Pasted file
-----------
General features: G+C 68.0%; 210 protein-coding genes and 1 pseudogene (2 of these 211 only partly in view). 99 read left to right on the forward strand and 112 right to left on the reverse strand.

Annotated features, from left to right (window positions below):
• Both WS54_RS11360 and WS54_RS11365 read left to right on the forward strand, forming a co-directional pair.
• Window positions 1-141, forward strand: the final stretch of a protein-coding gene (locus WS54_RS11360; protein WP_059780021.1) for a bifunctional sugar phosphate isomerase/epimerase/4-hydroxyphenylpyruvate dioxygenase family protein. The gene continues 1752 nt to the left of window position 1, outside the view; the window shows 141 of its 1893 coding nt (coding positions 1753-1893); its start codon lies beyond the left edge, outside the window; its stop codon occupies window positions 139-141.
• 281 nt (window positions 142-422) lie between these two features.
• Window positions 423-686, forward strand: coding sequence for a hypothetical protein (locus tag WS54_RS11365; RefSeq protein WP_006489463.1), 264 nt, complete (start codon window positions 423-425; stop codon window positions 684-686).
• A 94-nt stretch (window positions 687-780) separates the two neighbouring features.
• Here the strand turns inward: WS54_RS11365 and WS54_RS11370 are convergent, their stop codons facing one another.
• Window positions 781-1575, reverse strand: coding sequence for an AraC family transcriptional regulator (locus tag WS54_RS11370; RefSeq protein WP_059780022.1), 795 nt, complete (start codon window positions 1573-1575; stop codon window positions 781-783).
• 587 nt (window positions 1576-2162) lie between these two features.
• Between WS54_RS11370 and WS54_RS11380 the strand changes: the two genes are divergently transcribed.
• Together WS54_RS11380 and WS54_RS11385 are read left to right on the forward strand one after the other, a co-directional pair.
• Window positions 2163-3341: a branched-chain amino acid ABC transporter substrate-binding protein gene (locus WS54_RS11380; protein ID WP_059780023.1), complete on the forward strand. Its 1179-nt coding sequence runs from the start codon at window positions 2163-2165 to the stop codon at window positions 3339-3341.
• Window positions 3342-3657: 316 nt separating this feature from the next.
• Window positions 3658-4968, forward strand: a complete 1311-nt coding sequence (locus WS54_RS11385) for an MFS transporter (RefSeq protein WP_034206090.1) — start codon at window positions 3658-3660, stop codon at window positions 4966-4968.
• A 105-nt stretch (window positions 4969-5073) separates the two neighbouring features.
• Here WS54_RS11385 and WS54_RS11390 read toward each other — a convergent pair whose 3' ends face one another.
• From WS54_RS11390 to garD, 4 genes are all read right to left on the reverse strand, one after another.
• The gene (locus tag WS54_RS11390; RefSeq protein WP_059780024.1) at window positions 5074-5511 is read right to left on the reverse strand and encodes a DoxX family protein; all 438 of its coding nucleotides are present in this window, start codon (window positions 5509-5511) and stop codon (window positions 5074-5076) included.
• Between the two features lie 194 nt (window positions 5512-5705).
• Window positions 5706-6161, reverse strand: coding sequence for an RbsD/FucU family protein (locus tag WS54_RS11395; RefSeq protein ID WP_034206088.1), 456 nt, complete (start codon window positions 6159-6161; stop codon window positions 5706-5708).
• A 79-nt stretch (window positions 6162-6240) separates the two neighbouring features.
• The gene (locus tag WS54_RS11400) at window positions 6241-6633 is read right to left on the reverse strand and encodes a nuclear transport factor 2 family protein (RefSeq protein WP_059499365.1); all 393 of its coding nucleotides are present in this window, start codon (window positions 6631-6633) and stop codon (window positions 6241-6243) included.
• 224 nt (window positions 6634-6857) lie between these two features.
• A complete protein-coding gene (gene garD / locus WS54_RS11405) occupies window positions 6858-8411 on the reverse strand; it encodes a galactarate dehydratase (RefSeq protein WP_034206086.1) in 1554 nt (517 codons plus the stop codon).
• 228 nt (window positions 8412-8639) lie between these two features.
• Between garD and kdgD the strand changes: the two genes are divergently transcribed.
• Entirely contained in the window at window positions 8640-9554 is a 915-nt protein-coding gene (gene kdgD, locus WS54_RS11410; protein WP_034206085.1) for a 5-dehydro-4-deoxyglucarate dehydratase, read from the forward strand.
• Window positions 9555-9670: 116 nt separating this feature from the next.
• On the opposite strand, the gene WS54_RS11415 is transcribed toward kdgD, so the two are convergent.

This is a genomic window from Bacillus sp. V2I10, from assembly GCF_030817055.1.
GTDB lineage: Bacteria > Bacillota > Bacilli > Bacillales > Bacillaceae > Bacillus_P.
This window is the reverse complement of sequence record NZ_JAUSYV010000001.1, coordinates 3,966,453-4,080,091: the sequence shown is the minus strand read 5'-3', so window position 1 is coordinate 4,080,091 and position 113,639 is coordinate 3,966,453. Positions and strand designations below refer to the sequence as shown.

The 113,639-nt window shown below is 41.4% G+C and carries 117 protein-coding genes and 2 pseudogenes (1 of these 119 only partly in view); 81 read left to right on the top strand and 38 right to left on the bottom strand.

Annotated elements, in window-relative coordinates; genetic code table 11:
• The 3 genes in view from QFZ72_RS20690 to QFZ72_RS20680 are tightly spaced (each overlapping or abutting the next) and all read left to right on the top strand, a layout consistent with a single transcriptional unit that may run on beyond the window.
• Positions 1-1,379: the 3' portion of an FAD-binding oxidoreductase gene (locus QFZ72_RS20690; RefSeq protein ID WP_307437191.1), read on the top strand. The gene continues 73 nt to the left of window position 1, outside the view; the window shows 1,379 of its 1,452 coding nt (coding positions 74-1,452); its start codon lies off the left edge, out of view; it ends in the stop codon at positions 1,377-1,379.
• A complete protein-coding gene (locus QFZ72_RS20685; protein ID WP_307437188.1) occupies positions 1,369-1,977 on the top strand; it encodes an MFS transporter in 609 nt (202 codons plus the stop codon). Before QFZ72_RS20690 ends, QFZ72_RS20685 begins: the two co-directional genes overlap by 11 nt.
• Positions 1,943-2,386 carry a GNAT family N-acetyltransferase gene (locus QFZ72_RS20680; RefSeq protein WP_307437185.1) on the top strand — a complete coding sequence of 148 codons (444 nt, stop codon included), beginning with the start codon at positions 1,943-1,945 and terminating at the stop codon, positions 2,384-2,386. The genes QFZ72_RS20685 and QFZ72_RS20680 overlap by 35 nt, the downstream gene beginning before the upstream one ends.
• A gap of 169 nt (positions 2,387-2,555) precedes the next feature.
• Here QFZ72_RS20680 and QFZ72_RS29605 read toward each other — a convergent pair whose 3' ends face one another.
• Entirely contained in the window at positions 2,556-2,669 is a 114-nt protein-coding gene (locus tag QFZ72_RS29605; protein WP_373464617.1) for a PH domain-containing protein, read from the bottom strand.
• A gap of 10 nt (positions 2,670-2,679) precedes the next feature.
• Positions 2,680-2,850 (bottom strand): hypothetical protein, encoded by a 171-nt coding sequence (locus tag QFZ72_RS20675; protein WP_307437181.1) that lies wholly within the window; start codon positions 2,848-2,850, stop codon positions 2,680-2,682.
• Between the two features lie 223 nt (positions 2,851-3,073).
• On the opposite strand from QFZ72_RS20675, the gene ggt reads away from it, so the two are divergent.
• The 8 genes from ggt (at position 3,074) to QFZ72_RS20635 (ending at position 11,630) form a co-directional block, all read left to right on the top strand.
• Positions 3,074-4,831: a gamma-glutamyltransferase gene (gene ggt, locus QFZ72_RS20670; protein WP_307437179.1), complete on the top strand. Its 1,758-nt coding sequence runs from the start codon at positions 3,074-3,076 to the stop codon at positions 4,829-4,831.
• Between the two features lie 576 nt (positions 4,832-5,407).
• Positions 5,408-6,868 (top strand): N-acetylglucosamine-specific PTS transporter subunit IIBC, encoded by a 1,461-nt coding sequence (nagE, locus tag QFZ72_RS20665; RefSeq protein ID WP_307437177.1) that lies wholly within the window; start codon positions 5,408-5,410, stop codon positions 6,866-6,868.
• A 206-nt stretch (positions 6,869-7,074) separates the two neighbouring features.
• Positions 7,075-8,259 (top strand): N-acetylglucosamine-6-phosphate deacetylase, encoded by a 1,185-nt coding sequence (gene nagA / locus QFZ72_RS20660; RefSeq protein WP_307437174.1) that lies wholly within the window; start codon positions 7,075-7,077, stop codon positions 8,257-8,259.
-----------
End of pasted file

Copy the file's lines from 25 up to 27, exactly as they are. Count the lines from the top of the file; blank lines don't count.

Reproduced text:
• A complete protein-coding gene (gene garD / locus WS54_RS11405) occupies window positions 6858-8411 on the reverse strand; it encodes a galactarate dehydratase (RefSeq protein WP_034206086.1) in 1554 nt (517 codons plus the stop codon).
• 228 nt (window positions 8412-8639) lie between these two features.
• Between garD and kdgD the strand changes: the two genes are divergently transcribed.